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Not a stateswoman: The facial expression says it all.

I don’t think I have to comment much on this one. I’ll just let everybody else do the talking – starting with Donald Tusk:

If you’re wondering what this means, here’s Paul Mason:

But let’s not take his word at face value. Theresa May had something to say about it:

And this is what The Independent had to say about that:

It was the lowest moment of her premiership thus far, and that very much includes the time she was being openly mocked by a lord with a bucket on his head.

When [Theresa May] stands on stage at a press conference, her teeth gnashing, her eyes wide and wild, as if everything has gone utterly terribly wrong and she hasn’t got the first clue what she is going to do about it, then you can be absolutely sure it’s because everything has indeed gone utterly terribly wrong, and she hasn’t got the first clue what she is going to do about it.

That Theresa May was reduced to a brittle husk of anger is because this kind of pure frustration emerges only when you know there is no one left to blame. No one else at whom the finger can be pointed, because the defeat is entirely your fault.

She had been humiliated, and then she was forced to humiliate herself. She had thought this informal summit of EU leaders in Salzburg would be the final breakthrough on an exit deal from the European Union.

But there has been no breakthrough. There is still a chasm of empty space between her red lines and the European Union’s. The question of the Irish border appears unresolvable.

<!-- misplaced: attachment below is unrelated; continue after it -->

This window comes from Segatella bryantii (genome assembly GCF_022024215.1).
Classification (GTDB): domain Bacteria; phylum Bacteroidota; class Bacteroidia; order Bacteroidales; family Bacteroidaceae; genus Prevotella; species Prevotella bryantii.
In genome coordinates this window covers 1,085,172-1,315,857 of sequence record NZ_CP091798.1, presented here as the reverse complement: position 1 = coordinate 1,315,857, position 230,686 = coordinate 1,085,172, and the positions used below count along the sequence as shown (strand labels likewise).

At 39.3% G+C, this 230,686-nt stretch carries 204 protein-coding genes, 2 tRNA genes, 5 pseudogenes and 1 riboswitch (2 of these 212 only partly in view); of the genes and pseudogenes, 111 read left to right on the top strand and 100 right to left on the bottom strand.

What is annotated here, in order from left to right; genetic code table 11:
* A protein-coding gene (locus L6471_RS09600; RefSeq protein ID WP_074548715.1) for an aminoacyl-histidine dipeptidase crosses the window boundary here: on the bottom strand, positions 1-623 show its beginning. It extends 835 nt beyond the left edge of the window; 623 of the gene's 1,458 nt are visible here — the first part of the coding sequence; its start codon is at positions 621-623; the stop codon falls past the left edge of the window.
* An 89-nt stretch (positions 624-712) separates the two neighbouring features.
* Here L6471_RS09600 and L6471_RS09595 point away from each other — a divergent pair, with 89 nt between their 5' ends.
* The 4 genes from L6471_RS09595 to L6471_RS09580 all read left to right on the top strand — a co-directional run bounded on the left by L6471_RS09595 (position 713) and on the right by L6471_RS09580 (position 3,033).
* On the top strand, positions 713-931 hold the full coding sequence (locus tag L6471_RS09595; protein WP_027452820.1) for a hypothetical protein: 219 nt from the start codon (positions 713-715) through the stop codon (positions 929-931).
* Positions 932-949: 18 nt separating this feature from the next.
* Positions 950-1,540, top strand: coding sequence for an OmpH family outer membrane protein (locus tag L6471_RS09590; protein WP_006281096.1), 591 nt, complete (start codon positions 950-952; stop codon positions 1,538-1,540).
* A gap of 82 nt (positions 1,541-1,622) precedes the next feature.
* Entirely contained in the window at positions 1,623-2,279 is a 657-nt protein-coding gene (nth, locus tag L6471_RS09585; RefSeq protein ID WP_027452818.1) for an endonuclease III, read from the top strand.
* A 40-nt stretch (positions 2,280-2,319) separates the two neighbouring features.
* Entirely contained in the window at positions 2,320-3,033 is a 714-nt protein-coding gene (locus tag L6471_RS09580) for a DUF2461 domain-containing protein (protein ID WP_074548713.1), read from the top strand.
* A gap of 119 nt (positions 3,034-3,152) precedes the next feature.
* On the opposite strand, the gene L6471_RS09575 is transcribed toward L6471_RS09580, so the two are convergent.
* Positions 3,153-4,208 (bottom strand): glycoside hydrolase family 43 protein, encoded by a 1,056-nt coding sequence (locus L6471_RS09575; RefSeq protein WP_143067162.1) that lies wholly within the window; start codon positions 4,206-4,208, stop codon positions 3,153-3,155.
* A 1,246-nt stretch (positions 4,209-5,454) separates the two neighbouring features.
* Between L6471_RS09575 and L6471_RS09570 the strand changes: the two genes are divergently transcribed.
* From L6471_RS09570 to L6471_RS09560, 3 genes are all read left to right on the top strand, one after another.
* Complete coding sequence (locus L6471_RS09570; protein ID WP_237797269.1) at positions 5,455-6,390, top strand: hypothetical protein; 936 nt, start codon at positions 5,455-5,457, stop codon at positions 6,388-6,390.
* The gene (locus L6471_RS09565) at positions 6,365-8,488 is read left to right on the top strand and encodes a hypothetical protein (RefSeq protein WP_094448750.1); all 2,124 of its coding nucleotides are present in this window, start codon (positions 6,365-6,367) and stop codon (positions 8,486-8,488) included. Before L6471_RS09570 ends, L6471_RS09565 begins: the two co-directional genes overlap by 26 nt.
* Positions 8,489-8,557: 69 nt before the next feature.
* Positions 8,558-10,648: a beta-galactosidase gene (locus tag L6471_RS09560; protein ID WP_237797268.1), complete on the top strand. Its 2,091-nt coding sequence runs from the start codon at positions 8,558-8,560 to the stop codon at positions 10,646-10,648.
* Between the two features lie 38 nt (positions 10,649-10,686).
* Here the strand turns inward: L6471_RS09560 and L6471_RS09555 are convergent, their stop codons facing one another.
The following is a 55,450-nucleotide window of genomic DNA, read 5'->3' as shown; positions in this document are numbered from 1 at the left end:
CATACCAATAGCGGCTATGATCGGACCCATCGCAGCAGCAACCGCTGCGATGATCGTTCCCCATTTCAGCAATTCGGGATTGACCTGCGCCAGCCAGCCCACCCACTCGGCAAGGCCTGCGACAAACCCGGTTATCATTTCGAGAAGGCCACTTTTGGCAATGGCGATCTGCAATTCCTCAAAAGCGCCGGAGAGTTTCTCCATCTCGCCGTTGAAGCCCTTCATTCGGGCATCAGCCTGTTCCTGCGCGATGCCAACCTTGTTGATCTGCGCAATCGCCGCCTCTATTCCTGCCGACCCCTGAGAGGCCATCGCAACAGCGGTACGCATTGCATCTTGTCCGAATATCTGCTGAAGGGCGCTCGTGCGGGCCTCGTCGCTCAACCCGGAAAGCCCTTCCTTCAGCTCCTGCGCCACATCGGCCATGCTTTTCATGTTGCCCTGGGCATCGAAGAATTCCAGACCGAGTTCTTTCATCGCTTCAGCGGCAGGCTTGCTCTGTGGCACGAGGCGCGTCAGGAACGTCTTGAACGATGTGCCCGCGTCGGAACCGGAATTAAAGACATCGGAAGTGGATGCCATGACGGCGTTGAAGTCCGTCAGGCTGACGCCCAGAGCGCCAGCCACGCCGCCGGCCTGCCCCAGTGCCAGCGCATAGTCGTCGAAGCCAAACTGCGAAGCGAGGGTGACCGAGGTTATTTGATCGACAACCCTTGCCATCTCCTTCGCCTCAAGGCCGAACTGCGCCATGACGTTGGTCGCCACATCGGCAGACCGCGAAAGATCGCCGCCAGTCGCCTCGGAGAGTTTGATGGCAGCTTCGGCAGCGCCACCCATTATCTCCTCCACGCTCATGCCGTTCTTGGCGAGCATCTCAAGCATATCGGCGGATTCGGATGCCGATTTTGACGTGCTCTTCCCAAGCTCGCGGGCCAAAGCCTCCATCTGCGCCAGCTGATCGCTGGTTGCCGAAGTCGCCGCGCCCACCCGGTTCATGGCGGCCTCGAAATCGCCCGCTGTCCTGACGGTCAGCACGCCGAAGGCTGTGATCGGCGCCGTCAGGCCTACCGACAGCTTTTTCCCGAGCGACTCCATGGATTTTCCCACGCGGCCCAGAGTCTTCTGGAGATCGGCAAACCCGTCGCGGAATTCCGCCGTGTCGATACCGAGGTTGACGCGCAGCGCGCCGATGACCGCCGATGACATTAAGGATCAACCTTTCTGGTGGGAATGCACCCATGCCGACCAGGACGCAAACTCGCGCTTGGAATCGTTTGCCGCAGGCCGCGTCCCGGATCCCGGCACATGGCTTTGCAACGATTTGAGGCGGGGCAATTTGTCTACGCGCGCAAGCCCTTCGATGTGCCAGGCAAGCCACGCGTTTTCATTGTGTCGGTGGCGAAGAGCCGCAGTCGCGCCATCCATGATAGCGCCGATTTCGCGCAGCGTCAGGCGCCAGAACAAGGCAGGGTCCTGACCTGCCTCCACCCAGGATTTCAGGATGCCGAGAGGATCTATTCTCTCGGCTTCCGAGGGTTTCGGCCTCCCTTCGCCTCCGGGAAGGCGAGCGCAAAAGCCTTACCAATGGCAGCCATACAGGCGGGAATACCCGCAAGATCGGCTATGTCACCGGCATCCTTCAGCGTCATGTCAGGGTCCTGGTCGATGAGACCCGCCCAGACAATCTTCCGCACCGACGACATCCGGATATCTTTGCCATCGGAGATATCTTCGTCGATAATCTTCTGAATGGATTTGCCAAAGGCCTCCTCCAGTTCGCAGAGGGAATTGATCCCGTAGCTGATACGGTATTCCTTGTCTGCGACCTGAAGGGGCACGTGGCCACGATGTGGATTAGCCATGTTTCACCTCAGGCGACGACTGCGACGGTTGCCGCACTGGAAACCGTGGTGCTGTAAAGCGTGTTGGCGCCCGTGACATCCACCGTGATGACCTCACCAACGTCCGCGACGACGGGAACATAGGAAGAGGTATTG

Either Northern Ireland stays in the single market and the customs union, or the whole of the UK does, or there is no deal. None of these options are satisfactory for the UK.

A customs border in the Irish Sea, whilst humiliating in any circumstances, is simply impossible when your government depends on Northern Irish MPs because you squandered your parliamentary majority.

Of course, everyone had an opinion about it:

And my opinion? What do I think?

I think it’s over.

Mrs May cannot devise a scheme that will reconcile the wishes of the hard Brexiters in her party with those of the DUP and the EU 27.

She has steered the UK up a cul-de-sac, and now she has run out of gas. There is no way back from this.

Her ministers will not accept anything she brings back from Salzburg, let alone Parliament as a whole.

Theresa May is finished. We will see a constitutional crisis this autumn – and maybe it will lead to a general election.

If it doesn’t – and you can bet Mrs May will do all she can to hold on to office – it will be worse for all of us in the long run.

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